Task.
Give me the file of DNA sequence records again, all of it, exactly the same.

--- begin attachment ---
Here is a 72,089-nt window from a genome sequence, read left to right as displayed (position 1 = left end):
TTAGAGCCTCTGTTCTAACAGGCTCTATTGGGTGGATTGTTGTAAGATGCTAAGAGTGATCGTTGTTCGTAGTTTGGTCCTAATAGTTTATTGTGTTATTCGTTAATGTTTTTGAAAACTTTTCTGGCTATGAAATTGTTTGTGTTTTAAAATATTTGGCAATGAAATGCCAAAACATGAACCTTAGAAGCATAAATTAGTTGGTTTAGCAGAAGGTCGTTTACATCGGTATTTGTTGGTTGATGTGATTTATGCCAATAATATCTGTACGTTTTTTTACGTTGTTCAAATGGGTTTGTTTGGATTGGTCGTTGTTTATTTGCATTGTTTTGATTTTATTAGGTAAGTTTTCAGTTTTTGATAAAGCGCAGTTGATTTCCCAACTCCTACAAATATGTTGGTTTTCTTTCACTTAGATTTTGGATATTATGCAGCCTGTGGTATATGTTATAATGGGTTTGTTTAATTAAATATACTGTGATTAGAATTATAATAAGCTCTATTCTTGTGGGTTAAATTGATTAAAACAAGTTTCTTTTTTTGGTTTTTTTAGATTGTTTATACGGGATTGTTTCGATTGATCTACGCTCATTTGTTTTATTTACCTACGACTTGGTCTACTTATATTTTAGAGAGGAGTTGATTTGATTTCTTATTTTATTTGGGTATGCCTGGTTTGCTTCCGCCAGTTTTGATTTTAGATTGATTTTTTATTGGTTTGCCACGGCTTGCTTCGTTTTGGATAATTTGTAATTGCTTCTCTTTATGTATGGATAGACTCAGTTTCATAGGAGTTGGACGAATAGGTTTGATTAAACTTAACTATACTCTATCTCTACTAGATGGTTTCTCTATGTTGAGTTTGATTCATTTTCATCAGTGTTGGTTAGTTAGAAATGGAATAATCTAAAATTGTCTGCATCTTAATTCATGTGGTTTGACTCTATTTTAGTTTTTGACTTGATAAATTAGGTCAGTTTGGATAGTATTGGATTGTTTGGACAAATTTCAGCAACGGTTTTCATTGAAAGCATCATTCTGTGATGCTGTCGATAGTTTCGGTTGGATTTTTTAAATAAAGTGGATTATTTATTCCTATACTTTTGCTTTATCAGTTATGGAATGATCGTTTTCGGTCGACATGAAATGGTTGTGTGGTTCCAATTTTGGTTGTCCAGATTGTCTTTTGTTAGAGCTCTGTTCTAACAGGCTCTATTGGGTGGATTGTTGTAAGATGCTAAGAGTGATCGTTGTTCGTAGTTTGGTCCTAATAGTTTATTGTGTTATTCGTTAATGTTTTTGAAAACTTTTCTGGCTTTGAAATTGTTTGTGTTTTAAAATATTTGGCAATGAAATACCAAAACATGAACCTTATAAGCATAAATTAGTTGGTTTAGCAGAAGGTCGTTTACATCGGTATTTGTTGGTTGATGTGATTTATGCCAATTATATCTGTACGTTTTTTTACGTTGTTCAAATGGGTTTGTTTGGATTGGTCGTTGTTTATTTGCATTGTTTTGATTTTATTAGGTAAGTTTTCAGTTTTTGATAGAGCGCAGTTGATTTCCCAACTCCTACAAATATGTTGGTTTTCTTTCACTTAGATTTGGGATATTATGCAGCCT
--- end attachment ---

Here is a 72,089-nt window from a genome sequence, read left to right as displayed (position 1 = left end):
TTAGAGCCTCTGTTCTAACAGGCTCTATTGGGTGGATTGTTGTAAGATGCTAAGAGTGATCGTTGTTCGTAGTTTGGTCCTAATAGTTTATTGTGTTATTCGTTAATGTTTTTGAAAACTTTTCTGGCTATGAAATTGTTTGTGTTTTAAAATATTTGGCAATGAAATGCCAAAACATGAACCTTAGAAGCATAAATTAGTTGGTTTAGCAGAAGGTCGTTTACATCGGTATTTGTTGGTTGATGTGATTTATGCCAATAATATCTGTACGTTTTTTTACGTTGTTCAAATGGGTTTGTTTGGATTGGTCGTTGTTTATTTGCATTGTTTTGATTTTATTAGGTAAGTTTTCAGTTTTTGATAAAGCGCAGTTGATTTCCCAACTCCTACAAATATGTTGGTTTTCTTTCACTTAGATTTTGGATATTATGCAGCCTGTGGTATATGTTATAATGGGTTTGTTTAATTAAATATACTGTGATTAGAATTATAATAAGCTCTATTCTTGTGGGTTAAATTGATTAAAACAAGTTTCTTTTTTTGGTTTTTTTAGATTGTTTATACGGGATTGTTTCGATTGATCTACGCTCATTTGTTTTATTTACCTACGACTTGGTCTACTTATATTTTAGAGAGGAGTTGATTTGATTTCTTATTTTATTTGGGTATGCCTGGTTTGCTTCCGCCAGTTTTGATTTTAGATTGATTTTTTATTGGTTTGCCACGGCTTGCTTCGTTTTGGATAATTTGTAATTGCTTCTCTTTATGTATGGATAGACTCAGTTTCATAGGAGTTGGACGAATAGGTTTGATTAAACTTAACTATACTCTATCTCTACTAGATGGTTTCTCTATGTTGAGTTTGATTCATTTTCATCAGTGTTGGTTAGTTAGAAATGGAATAATCTAAAATTGTCTGCATCTTAATTCATGTGGTTTGACTCTATTTTAGTTTTTGACTTGATAAATTAGGTCAGTTTGGATAGTATTGGATTGTTTGGACAAATTTCAGCAACGGTTTTCATTGAAAGCATCATTCTGTGATGCTGTCGATAGTTTCGGTTGGATTTTTTAAATAAAGTGGATTATTTATTCCTATACTTTTGCTTTATCAGTTATGGAATGATCGTTTTCGGTCGACATGAAATGGTTGTGTGGTTCCAATTTTGGTTGTCCAGATTGTCTTTTGTTAGAGCTCTGTTCTAACAGGCTCTATTGGGTGGATTGTTGTAAGATGCTAAGAGTGATCGTTGTTCGTAGTTTGGTCCTAATAGTTTATTGTGTTATTCGTTAATGTTTTTGAAAACTTTTCTGGCTTTGAAATTGTTTGTGTTTTAAAATATTTGGCAATGAAATACCAAAACATGAACCTTATAAGCATAAATTAGTTGGTTTAGCAGAAGGTCGTTTACATCGGTATTTGTTGGTTGATGTGATTTATGCCAATTATATCTGTACGTTTTTTTACGTTGTTCAAATGGGTTTGTTTGGATTGGTCGTTGTTTATTTGCATTGTTTTGATTTTATTAGGTAAGTTTTCAGTTTTTGATAGAGCGCAGTTGATTTCCCAACTCCTACAAATATGTTGGTTTTCTTTCACTTAGATTTGGGATATTATGCAGCCT